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June 06, 2006

Christie Davies tries to come to grips with a tradition of serious French rubbish: Undercover Surrealism: Picasso, Miró, Masson and the vision of Georges Bataille at the Hayward Gallery

Posted by Christie Davies

Undercover Surrealism: Picasso, Miró, Masson and the vision of Georges Bataille
Hayward Gallery, London
11th May - 30th July 2006
Daily 10am - 6pm (Tuesdays & Wednesdays until 8pm, Fridays until 9pm)

Undercover Surrealism is an exhibition built around the journal Documents, master-minded by Georges Bataille in Paris in 1929-30. He was not himself a surrealist but surrealism was part of his "war against received ideas", his view that everything is but "the parody of another or the same thing in a deceptive form". Indeed Bataille was anathema to and anathematised by André Breton, the leader and nudger of the surrealists, a group who were, in the same sense as psychoanalysts or Trotskyites, a secular sect with manifestos, orthodoxies, schisms and periodic expulsions.

Those who had been expelled often gravitated to the journal Documents where Bataille held forth about Salvador Dali's links to crime and perversion and the violence and cruelty of Picasso to the human body.

Georges Bataille, a spoiled priest, was a Roman Catholic pornographer trapped in a dialectic of purity and pollution, in an endless and rapid succession of sin, confession, sin, confession, sin, confession, sin … and once more from the top. Bataille worked in the numismatics section of Biblioteque National where his office was conveniently close to L'Enfer, the room where the forbidden French grapes of filth are stored. As at the University Library in Cambridge the porn room is placed next to an otherwise unneeded central chimney, so that if the Paris or Cambridge mob should storm the building, it can be instantly burned before anyone can be corrupted.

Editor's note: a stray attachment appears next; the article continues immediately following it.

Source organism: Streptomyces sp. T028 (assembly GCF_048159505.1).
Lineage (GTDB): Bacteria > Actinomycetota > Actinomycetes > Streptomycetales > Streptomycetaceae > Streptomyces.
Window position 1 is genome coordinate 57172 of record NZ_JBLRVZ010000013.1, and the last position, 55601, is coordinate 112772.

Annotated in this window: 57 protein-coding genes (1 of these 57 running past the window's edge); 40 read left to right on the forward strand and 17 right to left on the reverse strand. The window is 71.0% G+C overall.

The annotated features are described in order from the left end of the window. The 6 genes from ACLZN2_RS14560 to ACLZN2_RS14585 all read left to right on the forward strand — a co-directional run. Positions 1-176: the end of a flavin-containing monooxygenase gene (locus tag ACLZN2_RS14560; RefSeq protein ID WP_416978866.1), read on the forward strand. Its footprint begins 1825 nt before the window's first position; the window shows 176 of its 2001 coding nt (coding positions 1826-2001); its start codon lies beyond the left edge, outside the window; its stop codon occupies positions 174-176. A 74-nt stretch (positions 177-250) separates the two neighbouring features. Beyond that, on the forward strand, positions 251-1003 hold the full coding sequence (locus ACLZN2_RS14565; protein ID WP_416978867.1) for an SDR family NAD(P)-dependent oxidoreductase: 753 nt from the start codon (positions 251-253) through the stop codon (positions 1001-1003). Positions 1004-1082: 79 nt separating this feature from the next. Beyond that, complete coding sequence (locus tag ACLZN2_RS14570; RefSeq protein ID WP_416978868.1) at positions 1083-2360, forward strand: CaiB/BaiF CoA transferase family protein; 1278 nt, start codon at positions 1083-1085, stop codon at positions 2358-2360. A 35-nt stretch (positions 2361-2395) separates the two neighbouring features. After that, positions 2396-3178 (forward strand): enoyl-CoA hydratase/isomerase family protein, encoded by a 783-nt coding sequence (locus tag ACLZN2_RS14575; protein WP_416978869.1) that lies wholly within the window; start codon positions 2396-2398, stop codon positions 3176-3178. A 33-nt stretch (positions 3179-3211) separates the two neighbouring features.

Bataille would sneak away from his coins and medals to read the works of de Sade, whistling "Every little Breeze seems to Whisper Marquise". Under the pseudonym Lord Auch, Bataille wrote L'Histoire de l'oeil with illustrations by André Masson. In one scene a woman confesses to the priest that she is stimulating herself to orgasm; she then invades his side of the confessional and forces the same on the priest. In one of the illustrations (or maybe an illustration of de Sade) a nude woman farts in the face of a man with the head of a pig as he buggers a skeletal priest in a biretta. Better stick to L'Histoire d'eau, you get a better class of milord and you can wear Newfoundland long rubbers when reading it. Bataille's fantasies remind one irresistibly of the Roman Catholic Graham Greene's penchant for having sex with his God-daughter Catherine Walston on or behind the altar of a Tuscan church, an act of simultaneous defiling of the sacred, medieval incest and double adultery. Purity begets pollution, for without it who would even dream of doing such things.

The ideas come through into Bataille's theory of art. For Bataille flowers have petalled beauty but the rest of them is fixed in the dirt of the ground. Likewise our big toe is the essence of our being human, for it enables us to stand upright and in consequence to fall down and be laughed at. Who ever saw a gorilla or a chimp have a disastrous encounter with a banana skin? The pratfall is the heart and origin of all laughter, endlessly refined in John Cleese' Ministry of Silly Walks, Giles' colliding guardsmen, and the Prussian goosestep. And yet the big-toe is hidden away as inelegant, as the link with the dust from which we were made and to which we will return, as opposed to our noble head looking up at the heavens. For Bataille we oscillate "from ordure to ideal and back to ordure".